Hypoallergenic Diets For Dogs

hypoallergenic diets for dogs

We are deeply saddened by the death of DNM friend, partner and contributor, Marion (Meg) Smart DVM PhD, on September 1st, 2023.

Dr Smart wrote the article below for the print edition of Dogs Naturally Magazine.

The scientific community is just beginning to appreciate the unique, complex and intimate relationship that exists between the immune, endocrine and digestive systems. Central to this relationship are the healthy protective layers of microbial organisms (microbiomes) covering the external and internal surfaces of our body.

These microorganisms are the first to be exposed and react to numerous outside influences both in a negative and positive way. This relationship is very complex evolving over millions of years and is considered to be “an ancient code for survival in all living organisms.”

If this microbial barrier does not form properly or is disrupted, the body’s first line of defense is compromised, as are the lines of communication among the gastrointestinal tract (GIT), the immune and the endocrine systems.

This can result in a number of skin and gastrointestinal manifestations, which include food allergies and intolerances. In the case of food allergies, normal communication is disrupted and the immune system through immunoglobulin E (IgE) responds to the dietary protein as if it is foreign, triggering a histamine release and inflammation.

Genetics, antimicrobial or corticosteroid use, adverse reaction to vaccines, intesti- nal viral, parasitic or bacterial infections, dietary changes and environmental stress (over-stimulation of the adrenal glands and corticosteroid release) have all been implicated in potentially initiating this inflammatory response.

An adverse food reaction in veterinary medicine refers to an aberrant reaction to food or additives, since the true pathogenesis is often very difficult to determine.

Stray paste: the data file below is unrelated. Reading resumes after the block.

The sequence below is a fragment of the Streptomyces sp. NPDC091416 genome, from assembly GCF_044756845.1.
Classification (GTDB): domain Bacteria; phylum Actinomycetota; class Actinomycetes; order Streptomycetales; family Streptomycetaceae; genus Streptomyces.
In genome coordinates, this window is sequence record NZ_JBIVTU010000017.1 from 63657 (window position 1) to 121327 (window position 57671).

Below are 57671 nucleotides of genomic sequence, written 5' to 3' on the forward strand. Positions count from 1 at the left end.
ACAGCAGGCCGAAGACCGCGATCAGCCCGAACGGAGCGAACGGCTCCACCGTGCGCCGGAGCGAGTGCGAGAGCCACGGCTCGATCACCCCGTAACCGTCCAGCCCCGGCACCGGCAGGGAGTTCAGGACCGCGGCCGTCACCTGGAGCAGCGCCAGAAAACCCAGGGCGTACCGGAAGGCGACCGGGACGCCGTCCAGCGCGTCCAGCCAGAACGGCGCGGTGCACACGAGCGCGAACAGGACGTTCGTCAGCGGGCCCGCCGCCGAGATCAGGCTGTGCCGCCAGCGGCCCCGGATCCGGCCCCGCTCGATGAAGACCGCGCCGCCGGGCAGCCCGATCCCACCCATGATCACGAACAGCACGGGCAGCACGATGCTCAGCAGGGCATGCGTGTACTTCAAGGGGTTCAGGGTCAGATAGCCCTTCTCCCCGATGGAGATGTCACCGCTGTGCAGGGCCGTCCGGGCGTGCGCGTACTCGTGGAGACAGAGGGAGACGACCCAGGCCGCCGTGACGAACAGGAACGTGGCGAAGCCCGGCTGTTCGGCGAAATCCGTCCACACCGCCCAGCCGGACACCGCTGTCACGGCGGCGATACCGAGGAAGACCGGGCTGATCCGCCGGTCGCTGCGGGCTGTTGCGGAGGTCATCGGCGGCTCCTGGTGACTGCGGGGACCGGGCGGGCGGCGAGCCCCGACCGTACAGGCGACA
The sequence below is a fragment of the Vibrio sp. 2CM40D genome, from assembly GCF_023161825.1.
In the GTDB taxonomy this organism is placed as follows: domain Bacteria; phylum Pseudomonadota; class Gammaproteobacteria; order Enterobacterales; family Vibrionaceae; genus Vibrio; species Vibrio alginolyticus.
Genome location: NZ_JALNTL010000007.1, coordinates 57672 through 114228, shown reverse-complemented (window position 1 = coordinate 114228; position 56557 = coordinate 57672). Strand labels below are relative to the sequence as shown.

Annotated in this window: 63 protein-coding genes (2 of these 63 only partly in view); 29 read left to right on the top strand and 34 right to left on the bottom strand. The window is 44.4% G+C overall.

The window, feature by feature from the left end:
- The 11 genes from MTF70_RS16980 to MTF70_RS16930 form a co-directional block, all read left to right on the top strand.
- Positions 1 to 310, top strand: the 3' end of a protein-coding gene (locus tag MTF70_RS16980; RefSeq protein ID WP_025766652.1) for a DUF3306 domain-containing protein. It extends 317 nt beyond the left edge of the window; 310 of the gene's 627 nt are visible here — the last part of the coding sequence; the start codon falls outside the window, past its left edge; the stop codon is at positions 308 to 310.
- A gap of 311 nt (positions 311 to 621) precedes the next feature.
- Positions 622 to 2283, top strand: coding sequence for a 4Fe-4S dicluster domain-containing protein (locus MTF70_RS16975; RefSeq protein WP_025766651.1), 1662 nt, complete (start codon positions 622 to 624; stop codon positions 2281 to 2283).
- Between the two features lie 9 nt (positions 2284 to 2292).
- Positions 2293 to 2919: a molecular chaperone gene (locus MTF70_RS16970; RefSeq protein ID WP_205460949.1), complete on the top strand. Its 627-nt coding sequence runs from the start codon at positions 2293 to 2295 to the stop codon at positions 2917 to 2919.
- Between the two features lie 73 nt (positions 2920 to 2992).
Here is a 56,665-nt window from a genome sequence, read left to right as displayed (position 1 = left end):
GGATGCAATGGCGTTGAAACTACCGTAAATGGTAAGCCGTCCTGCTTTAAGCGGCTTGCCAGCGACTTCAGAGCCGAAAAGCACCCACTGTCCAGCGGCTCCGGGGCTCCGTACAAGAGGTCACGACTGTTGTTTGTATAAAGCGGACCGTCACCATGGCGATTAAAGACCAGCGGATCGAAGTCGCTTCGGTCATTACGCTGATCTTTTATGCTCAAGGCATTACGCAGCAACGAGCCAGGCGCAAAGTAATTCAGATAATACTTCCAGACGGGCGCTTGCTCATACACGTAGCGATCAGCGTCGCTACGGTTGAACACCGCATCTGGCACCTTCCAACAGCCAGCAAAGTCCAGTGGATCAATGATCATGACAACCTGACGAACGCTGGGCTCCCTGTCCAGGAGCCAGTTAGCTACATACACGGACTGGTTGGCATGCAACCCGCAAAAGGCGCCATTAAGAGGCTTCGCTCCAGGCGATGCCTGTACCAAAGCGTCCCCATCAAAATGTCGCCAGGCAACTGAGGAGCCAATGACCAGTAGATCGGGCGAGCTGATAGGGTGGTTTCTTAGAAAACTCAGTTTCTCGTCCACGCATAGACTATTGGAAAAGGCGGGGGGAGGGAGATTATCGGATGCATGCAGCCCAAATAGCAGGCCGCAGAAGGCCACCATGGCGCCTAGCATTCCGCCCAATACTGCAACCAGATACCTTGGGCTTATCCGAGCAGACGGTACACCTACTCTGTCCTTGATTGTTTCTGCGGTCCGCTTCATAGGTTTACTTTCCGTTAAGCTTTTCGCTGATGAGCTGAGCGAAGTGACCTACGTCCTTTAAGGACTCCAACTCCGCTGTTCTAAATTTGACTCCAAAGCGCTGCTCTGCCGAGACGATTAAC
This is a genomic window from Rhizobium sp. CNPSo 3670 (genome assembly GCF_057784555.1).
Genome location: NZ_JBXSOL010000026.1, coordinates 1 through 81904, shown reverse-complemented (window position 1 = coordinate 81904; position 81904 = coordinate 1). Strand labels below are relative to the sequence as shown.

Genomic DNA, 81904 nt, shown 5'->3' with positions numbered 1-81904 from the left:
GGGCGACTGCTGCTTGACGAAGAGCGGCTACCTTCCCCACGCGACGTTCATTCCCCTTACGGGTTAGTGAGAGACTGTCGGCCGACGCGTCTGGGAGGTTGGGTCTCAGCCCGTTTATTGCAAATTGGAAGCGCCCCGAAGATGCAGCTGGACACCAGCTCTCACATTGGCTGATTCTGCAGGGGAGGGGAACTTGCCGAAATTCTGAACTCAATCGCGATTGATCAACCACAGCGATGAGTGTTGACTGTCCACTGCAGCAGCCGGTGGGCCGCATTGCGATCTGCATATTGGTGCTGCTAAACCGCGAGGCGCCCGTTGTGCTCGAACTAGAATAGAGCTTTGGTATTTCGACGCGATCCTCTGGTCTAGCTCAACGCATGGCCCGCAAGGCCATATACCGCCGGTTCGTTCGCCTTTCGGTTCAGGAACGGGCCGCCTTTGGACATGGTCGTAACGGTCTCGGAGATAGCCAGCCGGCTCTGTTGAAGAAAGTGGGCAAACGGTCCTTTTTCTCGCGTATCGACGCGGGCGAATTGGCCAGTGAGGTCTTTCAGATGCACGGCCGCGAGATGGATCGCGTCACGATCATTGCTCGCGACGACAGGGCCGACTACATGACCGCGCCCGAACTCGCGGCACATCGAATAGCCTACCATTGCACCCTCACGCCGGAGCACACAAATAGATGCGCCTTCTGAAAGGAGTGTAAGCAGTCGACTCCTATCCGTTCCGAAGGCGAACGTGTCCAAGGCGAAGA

RELATED: Common types of dog allergies …

Hypoallergenic Diets For Dogs

Hypoallergenic veterinary diets are sold through veterinarians. The FDA has recently recognized that the rather lenient regulations defining veterinary diets need to be changed. How this will be accomplished and regulated will beinteresting. Never to be held accountable, the FDA admits in their Compliance Policy Guidance document that “Animal health may suffer when dog and cat food diets intended to treat or prevent disease, but which are not approved as new animal drugs, are fed to pets.

“These products have not been evaluated by FDA for safety, efficacy, or nutritional adequacy.” In other words, the FDA states that pet foods that are allowed to claim they treat or cure disease have not been tested to assure consumers the product can actually treat or cure any disease and – the worst – the agency states they might not actually be safe.

In an interesting (and serious) twist, the FDA places the responsibility of safety of these prescription pet foods on veterinarians. Compliance Policy Guidance states:

“Because these products have not been evaluated for safety and efficacy, veterinary oversight is especially important to provide periodic assessment of how the animal is reacting to the diet and to discontinue the product’s use when warranted.”

Novel Protein Diets For Dogs

The first hypoallergenic diets to be developed were novel protein source diets. The most popular was lamb and rice, which sold so well that lamb meal became a rare commodity and pets started to become intolerant of lamb.

New diets are coming on the market advertised as containing a single source of a protein such as duck, kangaroo (illegal in California), alligator, catfish and salmon.

However, single protein sources are not always as “single” as they claim. It’s possible during the manufacturing of meals for other protein sources to be accidentally added when the company doesn’t clean equipment after renderings; or this can happen intentionally when the company adds ingredients like chicken meal or feather meal to increase the protein but decrease the costs.

Single protein formulas are not exclusive to veterinary diets, but also available through retail outlets.

Before using these single protein foods, dog owners should examine the claims made and ingredient lists of veterinary or over-the-counterdiets to determine if only one protein source really is present. Ask the company what they do to ensure the food contains only one single protein source; they may need to ask the manufacturer of the meal for this information.